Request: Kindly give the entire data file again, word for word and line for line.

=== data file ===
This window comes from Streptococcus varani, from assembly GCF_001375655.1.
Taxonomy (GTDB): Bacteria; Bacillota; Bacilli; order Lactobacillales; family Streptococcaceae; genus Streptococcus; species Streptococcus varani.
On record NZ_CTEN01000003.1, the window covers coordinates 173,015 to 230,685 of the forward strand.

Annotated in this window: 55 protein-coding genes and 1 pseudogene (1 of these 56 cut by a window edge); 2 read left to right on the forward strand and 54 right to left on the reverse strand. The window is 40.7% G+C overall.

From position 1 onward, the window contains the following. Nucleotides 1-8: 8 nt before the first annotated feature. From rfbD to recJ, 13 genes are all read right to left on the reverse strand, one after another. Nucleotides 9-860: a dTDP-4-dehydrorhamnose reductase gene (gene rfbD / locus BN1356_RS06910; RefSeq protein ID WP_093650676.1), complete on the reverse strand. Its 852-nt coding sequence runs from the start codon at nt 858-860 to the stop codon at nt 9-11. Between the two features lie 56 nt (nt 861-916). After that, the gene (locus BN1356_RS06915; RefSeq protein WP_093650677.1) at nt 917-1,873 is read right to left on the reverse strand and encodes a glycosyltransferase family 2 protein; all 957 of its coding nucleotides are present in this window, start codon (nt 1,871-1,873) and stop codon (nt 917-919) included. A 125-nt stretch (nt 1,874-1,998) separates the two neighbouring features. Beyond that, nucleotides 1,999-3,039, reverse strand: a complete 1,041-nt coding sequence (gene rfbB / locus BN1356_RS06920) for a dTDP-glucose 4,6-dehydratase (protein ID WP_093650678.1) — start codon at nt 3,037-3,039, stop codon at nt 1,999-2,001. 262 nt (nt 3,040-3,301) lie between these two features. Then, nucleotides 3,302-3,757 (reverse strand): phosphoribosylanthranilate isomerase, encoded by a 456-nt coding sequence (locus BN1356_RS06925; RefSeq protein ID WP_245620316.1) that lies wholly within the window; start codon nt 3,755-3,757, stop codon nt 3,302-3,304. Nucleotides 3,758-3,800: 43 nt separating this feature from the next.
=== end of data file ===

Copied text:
This window comes from Streptococcus varani, from assembly GCF_001375655.1.
Taxonomy (GTDB): Bacteria; Bacillota; Bacilli; order Lactobacillales; family Streptococcaceae; genus Streptococcus; species Streptococcus varani.
On record NZ_CTEN01000003.1, the window covers coordinates 173,015 to 230,685 of the forward strand.

Annotated in this window: 55 protein-coding genes and 1 pseudogene (1 of these 56 cut by a window edge); 2 read left to right on the forward strand and 54 right to left on the reverse strand. The window is 40.7% G+C overall.

From position 1 onward, the window contains the following. Nucleotides 1-8: 8 nt before the first annotated feature. From rfbD to recJ, 13 genes are all read right to left on the reverse strand, one after another. Nucleotides 9-860: a dTDP-4-dehydrorhamnose reductase gene (gene rfbD / locus BN1356_RS06910; RefSeq protein ID WP_093650676.1), complete on the reverse strand. Its 852-nt coding sequence runs from the start codon at nt 858-860 to the stop codon at nt 9-11. Between the two features lie 56 nt (nt 861-916). After that, the gene (locus BN1356_RS06915; RefSeq protein WP_093650677.1) at nt 917-1,873 is read right to left on the reverse strand and encodes a glycosyltransferase family 2 protein; all 957 of its coding nucleotides are present in this window, start codon (nt 1,871-1,873) and stop codon (nt 917-919) included. A 125-nt stretch (nt 1,874-1,998) separates the two neighbouring features. Beyond that, nucleotides 1,999-3,039, reverse strand: a complete 1,041-nt coding sequence (gene rfbB / locus BN1356_RS06920) for a dTDP-glucose 4,6-dehydratase (protein ID WP_093650678.1) — start codon at nt 3,037-3,039, stop codon at nt 1,999-2,001. 262 nt (nt 3,040-3,301) lie between these two features. Then, nucleotides 3,302-3,757 (reverse strand): phosphoribosylanthranilate isomerase, encoded by a 456-nt coding sequence (locus BN1356_RS06925; RefSeq protein ID WP_245620316.1) that lies wholly within the window; start codon nt 3,755-3,757, stop codon nt 3,302-3,304. Nucleotides 3,758-3,800: 43 nt separating this feature from the next.